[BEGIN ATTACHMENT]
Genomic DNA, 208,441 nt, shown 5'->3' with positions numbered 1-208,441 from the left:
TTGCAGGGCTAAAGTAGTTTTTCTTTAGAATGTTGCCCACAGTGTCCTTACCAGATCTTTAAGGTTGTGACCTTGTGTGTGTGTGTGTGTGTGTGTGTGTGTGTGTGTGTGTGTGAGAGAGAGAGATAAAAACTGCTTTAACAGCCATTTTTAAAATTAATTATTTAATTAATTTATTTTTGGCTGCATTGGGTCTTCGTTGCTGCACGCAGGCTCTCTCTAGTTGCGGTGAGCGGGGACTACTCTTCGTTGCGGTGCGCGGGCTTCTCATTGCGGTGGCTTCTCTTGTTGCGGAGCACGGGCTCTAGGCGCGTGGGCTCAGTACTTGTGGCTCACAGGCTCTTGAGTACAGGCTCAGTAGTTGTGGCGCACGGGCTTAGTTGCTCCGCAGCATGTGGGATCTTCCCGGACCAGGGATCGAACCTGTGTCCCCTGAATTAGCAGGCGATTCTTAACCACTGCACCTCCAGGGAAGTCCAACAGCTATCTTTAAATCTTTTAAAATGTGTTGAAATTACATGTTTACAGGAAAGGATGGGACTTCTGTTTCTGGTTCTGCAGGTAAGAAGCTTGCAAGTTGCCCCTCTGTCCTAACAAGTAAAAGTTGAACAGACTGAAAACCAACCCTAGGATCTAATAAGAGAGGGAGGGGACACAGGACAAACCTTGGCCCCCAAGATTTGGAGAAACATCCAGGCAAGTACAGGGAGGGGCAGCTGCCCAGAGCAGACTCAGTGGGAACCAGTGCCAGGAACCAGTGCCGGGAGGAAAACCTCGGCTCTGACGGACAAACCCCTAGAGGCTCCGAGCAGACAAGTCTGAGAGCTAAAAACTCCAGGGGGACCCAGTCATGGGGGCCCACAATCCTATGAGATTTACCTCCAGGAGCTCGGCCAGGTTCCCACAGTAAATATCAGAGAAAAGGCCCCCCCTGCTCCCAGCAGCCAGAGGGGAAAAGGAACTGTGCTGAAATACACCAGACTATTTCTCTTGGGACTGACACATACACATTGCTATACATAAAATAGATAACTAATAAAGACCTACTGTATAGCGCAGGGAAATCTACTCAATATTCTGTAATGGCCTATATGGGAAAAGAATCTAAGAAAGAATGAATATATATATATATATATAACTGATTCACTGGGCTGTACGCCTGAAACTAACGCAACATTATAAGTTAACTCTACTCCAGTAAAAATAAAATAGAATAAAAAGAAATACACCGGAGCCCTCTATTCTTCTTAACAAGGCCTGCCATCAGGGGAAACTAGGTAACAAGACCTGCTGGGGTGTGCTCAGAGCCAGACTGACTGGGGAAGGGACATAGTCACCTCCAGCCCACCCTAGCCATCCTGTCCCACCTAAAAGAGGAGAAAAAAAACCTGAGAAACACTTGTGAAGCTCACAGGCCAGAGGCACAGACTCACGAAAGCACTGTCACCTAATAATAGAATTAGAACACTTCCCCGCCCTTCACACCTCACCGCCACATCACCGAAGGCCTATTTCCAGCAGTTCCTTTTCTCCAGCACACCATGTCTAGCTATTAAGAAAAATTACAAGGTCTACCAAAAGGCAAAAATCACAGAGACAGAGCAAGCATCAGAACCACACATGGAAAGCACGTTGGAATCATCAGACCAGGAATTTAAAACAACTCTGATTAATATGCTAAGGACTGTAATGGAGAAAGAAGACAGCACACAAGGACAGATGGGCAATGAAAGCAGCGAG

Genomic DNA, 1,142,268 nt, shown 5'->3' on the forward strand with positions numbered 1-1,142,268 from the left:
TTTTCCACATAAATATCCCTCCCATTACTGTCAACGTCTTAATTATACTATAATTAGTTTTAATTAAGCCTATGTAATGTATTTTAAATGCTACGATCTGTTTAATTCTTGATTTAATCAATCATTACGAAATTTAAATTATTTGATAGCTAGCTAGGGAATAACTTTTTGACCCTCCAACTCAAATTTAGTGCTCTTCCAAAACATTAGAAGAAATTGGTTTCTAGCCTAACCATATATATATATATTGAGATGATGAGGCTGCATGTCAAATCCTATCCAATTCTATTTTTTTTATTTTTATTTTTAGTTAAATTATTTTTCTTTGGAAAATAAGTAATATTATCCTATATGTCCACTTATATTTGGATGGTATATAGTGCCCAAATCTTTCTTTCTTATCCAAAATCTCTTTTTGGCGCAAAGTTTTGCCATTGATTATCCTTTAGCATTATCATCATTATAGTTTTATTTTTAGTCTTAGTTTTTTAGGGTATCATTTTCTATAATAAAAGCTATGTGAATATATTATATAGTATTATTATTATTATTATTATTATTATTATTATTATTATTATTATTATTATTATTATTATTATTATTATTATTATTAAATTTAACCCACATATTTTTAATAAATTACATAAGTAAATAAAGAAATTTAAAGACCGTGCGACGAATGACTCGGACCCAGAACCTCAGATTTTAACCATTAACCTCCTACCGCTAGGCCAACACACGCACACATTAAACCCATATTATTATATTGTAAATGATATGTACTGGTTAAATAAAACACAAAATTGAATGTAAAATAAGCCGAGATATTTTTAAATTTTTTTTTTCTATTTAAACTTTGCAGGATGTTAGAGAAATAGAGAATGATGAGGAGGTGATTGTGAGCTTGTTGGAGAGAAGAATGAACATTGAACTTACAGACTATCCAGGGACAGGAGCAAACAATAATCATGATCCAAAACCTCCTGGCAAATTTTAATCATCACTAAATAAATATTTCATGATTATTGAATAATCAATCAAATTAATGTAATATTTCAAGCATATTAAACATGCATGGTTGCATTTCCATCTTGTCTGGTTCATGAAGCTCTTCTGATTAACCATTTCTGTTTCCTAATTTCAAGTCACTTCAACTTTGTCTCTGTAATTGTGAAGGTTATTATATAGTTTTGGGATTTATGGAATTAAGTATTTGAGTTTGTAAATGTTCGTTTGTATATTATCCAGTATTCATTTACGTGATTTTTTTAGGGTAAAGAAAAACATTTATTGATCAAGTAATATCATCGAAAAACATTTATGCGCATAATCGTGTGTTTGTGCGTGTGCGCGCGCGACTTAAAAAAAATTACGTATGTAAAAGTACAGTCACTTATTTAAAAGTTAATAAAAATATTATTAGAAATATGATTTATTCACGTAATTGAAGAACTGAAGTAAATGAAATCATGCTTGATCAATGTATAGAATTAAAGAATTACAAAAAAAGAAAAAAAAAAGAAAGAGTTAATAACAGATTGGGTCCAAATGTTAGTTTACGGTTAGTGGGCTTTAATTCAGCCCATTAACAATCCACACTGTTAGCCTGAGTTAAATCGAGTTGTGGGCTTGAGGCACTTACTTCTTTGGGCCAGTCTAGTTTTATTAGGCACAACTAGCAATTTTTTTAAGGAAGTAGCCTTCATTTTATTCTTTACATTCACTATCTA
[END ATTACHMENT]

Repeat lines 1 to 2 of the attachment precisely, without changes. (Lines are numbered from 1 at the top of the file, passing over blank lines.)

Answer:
Genomic DNA, 208,441 nt, shown 5'->3' with positions numbered 1-208,441 from the left:
TTGCAGGGCTAAAGTAGTTTTTCTTTAGAATGTTGCCCACAGTGTCCTTACCAGATCTTTAAGGTTGTGACCTTGTGTGTGTGTGTGTGTGTGTGTGTGTGTGTGTGTGTGTGTGAGAGAGAGAGATAAAAACTGCTTTAACAGCCATTTTTAAAATTAATTATTTAATTAATTTATTTTTGGCTGCATTGGGTCTTCGTTGCTGCACGCAGGCTCTCTCTAGTTGCGGTGAGCGGGGACTACTCTTCGTTGCGGTGCGCGGGCTTCTCATTGCGGTGGCTTCTCTTGTTGCGGAGCACGGGCTCTAGGCGCGTGGGCTCAGTACTTGTGGCTCACAGGCTCTTGAGTACAGGCTCAGTAGTTGTGGCGCACGGGCTTAGTTGCTCCGCAGCATGTGGGATCTTCCCGGACCAGGGATCGAACCTGTGTCCCCTGAATTAGCAGGCGATTCTTAACCACTGCACCTCCAGGGAAGTCCAACAGCTATCTTTAAATCTTTTAAAATGTGTTGAAATTACATGTTTACAGGAAAGGATGGGACTTCTGTTTCTGGTTCTGCAGGTAAGAAGCTTGCAAGTTGCCCCTCTGTCCTAACAAGTAAAAGTTGAACAGACTGAAAACCAACCCTAGGATCTAATAAGAGAGGGAGGGGACACAGGACAAACCTTGGCCCCCAAGATTTGGAGAAACATCCAGGCAAGTACAGGGAGGGGCAGCTGCCCAGAGCAGACTCAGTGGGAACCAGTGCCAGGAACCAGTGCCGGGAGGAAAACCTCGGCTCTGACGGACAAACCCCTAGAGGCTCCGAGCAGACAAGTCTGAGAGCTAAAAACTCCAGGGGGACCCAGTCATGGGGGCCCACAATCCTATGAGATTTACCTCCAGGAGCTCGGCCAGGTTCCCACAGTAAATATCAGAGAAAAGGCCCCCCCTGCTCCCAGCAGCCAGAGGGGAAAAGGAACTGTGCTGAAATACACCAGACTATTTCTCTTGGGACTGACACATACACATTGCTATACATAAAATAGATAACTAATAAAGACCTACTGTATAGCGCAGGGAAATCTACTCAATATTCTGTAATGGCCTATATGGGAAAAGAATCTAAGAAAGAATGAATATATATATATATATATAACTGATTCACTGGGCTGTACGCCTGAAACTAACGCAACATTATAAGTTAACTCTACTCCAGTAAAAATAAAATAGAATAAAAAGAAATACACCGGAGCCCTCTATTCTTCTTAACAAGGCCTGCCATCAGGGGAAACTAGGTAACAAGACCTGCTGGGGTGTGCTCAGAGCCAGACTGACTGGGGAAGGGACATAGTCACCTCCAGCCCACCCTAGCCATCCTGTCCCACCTAAAAGAGGAGAAAAAAAACCTGAGAAACACTTGTGAAGCTCACAGGCCAGAGGCACAGACTCACGAAAGCACTGTCACCTAATAATAGAATTAGAACACTTCCCCGCCCTTCACACCTCACCGCCACATCACCGAAGGCCTATTTCCAGCAGTTCCTTTTCTCCAGCACACCATGTCTAGCTATTAAGAAAAATTACAAGGTCTACCAAAAGGCAAAAATCACAGAGACAGAGCAAGCATCAGAACCACACATGGAAAGCACGTTGGAATCATCAGACCAGGAATTTAAAACAACTCTGATTAATATGCTAAGGACTGTAATGGAGAAAGAAGACAGCACACAAGGACAGATGGGCAATGAAAGCAGCGAG